The term ‘savant’ may be most often used for people such as Daniel Tammet, who is autistic and can recite more than 22,000 digits of pi from memory. [See my post Savant abilities and learning differences relate to developing multiple talents]
In his book Islands of Genius: The Bountiful Mind of the Autistic, Acquired, and Sudden Savant, Darold A. Treffert, MD writes about both autistic and “normal” savants: neurotypical persons who have some savant-like skills and capacities, but without developmental or brain disabilities.
The savant label seems to be mostly used for cognitive abilities like prodigious memory, such as Tammet’s, or calculating the day on which a random date falls, or recalling a name and phone number after memorizing an entire phone directory.
But what about other exceptional sensory processing abilities?
In the 1980’s, Arthur B. Lintgen, M.D. could look at the groove patterns in vinyl records and correctly identify the piece of music.
A TIME magazine article (Read Any Good Records Lately?, January 4, 1982) reported:
Lintgen simply holds a disc flat in front of him, turning it slightly this way and that and peering along its grooves through his thick glasses. After a few seconds he calmly announces, as the case may be, “Stravinsky’s Rite of Spring” or Strauss’s Atpine Symphony,” or “Janacek’s Sinfonietta.”
A passionate music buff and audiophile, Lintgen (pronounced Lint-jen) has been regaling friends with the stunt for five years, ever since being challenged at a party and finding, to his surprise, that he could do it.
Performing recently for a television crew from That’s Incredible! he scored 20 for 20 in a demonstration set up by Temple University Musicologist Stimson Carrow.
[Image: Record grooves under an electron microscope, from the SynthGear blog. The description notes “the little bumps are dust on the record.” Click to see it larger.]
he post “vinyl vision” on the The Skeptic’s Dictionary blog by Robert T. Carroll, Ph.D. – author of the book The Skeptic’s Dictionary: A Collection of Strange Beliefs, Amusing Deceptions, and Dangerous Delusions – provides a good overview of Dr. Lintgen’s talent, plus links to other articles, and notes, “Once it was disclosed that he used ordinary sense perception, his vast knowledge of orchestral music from Beethoven onward and of recordings of such music, and deductive inference from general rules about such music, the mass media and the public lost interest.”
A New York Times article (A Man Who Sees What Others Hear, by Bernard Holland, November 19, 1981) described his attention to detail.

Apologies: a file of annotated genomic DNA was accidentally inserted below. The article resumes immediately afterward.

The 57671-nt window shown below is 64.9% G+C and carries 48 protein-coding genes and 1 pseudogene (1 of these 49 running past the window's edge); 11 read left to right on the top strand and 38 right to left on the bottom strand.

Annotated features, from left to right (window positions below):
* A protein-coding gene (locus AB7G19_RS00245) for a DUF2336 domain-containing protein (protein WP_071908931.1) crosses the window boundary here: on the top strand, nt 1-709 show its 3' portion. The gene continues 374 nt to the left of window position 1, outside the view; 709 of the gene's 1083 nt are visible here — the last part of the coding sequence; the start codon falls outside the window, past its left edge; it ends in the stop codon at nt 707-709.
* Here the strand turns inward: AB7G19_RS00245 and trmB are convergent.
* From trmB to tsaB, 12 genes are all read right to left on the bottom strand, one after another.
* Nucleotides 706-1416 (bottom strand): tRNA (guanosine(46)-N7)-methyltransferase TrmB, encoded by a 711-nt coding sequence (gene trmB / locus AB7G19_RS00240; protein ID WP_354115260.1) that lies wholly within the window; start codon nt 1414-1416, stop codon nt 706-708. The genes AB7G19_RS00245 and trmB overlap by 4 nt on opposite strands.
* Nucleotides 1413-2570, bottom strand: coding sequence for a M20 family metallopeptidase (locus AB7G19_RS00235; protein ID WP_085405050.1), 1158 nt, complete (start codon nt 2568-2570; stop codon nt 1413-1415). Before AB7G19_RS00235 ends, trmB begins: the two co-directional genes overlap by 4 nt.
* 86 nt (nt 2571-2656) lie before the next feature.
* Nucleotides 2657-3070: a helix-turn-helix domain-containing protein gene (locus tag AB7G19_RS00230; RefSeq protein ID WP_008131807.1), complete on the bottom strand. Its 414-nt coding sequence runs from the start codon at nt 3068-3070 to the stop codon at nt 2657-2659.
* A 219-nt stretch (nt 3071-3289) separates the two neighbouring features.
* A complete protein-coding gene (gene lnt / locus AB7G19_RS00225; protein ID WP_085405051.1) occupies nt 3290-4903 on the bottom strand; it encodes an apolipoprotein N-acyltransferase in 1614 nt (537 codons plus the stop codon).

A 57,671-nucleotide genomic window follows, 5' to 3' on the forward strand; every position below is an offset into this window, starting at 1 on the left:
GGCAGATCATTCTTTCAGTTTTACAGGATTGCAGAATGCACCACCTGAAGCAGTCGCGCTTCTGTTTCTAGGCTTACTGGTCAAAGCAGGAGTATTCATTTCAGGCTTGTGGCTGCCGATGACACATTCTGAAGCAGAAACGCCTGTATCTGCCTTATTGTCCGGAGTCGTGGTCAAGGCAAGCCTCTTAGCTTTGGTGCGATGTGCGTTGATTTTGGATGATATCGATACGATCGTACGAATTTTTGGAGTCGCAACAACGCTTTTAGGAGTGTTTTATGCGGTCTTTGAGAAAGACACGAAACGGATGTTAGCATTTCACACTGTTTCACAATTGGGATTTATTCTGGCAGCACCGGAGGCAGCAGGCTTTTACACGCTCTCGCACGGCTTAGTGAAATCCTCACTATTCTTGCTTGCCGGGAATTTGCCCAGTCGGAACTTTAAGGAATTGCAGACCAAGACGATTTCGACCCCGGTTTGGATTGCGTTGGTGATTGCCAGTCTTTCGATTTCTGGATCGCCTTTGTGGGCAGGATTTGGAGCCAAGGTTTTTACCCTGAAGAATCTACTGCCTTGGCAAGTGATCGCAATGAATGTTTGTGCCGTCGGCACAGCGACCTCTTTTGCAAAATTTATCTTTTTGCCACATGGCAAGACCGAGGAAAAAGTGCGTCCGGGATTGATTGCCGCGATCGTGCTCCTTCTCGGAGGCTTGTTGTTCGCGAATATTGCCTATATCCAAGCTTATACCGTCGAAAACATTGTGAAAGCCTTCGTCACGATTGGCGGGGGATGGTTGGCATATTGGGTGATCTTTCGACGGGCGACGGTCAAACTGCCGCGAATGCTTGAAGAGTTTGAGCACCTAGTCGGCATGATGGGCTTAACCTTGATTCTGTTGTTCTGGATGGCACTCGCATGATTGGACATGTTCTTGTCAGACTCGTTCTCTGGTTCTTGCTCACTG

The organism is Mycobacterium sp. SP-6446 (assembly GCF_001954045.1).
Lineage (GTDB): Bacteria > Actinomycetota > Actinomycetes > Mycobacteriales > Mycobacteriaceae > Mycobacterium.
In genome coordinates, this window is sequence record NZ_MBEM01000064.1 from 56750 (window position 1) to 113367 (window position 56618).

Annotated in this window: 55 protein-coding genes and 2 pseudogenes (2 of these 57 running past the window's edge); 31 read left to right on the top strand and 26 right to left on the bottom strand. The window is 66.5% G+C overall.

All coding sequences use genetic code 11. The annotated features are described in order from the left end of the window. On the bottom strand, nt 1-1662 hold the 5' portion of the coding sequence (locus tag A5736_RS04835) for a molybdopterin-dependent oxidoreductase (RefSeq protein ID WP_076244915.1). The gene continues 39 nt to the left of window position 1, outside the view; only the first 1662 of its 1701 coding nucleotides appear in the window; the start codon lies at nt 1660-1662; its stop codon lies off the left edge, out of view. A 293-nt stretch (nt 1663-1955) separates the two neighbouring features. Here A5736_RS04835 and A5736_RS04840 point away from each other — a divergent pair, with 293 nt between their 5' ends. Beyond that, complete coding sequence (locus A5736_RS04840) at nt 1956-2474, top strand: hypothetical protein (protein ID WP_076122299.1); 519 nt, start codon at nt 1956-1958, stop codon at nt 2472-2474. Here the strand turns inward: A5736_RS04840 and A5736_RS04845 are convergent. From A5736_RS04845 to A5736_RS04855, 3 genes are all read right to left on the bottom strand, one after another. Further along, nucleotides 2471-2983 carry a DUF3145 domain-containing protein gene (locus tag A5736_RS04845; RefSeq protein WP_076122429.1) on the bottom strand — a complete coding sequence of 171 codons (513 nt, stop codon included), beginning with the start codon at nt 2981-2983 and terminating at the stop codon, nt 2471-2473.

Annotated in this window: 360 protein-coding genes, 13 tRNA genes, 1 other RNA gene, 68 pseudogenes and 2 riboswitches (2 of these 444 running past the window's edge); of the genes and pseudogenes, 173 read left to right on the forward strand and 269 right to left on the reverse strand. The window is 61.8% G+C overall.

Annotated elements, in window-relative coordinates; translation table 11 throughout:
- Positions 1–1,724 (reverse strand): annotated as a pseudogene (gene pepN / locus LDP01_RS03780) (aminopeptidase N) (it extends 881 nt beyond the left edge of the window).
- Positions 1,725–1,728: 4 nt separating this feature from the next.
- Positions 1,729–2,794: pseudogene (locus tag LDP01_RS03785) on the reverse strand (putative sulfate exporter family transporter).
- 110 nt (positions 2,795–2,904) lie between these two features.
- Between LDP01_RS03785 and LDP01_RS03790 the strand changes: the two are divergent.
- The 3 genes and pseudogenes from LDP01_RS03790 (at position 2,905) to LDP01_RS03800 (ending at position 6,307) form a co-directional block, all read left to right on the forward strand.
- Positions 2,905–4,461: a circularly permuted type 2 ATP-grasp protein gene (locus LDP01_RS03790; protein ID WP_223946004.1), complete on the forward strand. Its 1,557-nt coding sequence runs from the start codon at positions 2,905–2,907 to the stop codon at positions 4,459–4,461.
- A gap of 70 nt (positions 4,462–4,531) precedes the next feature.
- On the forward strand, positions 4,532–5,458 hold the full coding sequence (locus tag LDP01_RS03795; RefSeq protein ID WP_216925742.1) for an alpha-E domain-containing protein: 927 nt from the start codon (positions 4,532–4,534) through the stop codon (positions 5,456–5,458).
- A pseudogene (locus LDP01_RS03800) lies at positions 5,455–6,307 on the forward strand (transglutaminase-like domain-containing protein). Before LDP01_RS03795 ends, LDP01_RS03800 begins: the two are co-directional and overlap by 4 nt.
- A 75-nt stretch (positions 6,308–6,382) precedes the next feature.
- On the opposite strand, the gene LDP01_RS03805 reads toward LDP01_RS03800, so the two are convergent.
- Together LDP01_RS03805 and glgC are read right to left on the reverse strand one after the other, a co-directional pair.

First, Dr. Lintgen is a dedicated audiophile with an extensive knowledge of the record catalogue past and present. He can identify only music that he knows, and he guarantees a high rate of success only in orchestral music ranging from Beethoven to the present.
Earlier music has a less demonstrable contrast of dynamics, he says, and chamber and solo instrumental music create erratic patterns to the eye. He also prefers newer recordings to the narrower sonic range of early LPs. “I get a lot of these right,” he said. “But I’m much surer within my own limits.”
This range excludes excerpts or suite arrangements, because the length, structuring and order of different movements are part of the doctor’s deductive processes. “I have a knowledge of musical structure and of the literature,” he said.
“And I can correlate this structure with what I see. Loud passages reflect light differently. In the grossest terms, they look silvery. Record companies spread the grooves in forte passages; they have a more jagged, saw-tooth look. Soft passages look blacker. I also know how the pressings of different labels look, so I can often figure out who is conducting.”
Fragrance signature archeology
I was reminded of the Lintgen story, which I heard about some years ago, after listening today to a PRI/The World radio program The sweet smell of literature.
From their site:
In the meantime, though, the paper kind populates bookstores and libraries.
And the older a book is, the smellier it is.
Here is an audio clip from the program, with Alex Gallafent – about how some librarians and conservators are able to detect fragrances from book pages that sometimes indicate age, country of origin and other facts about them.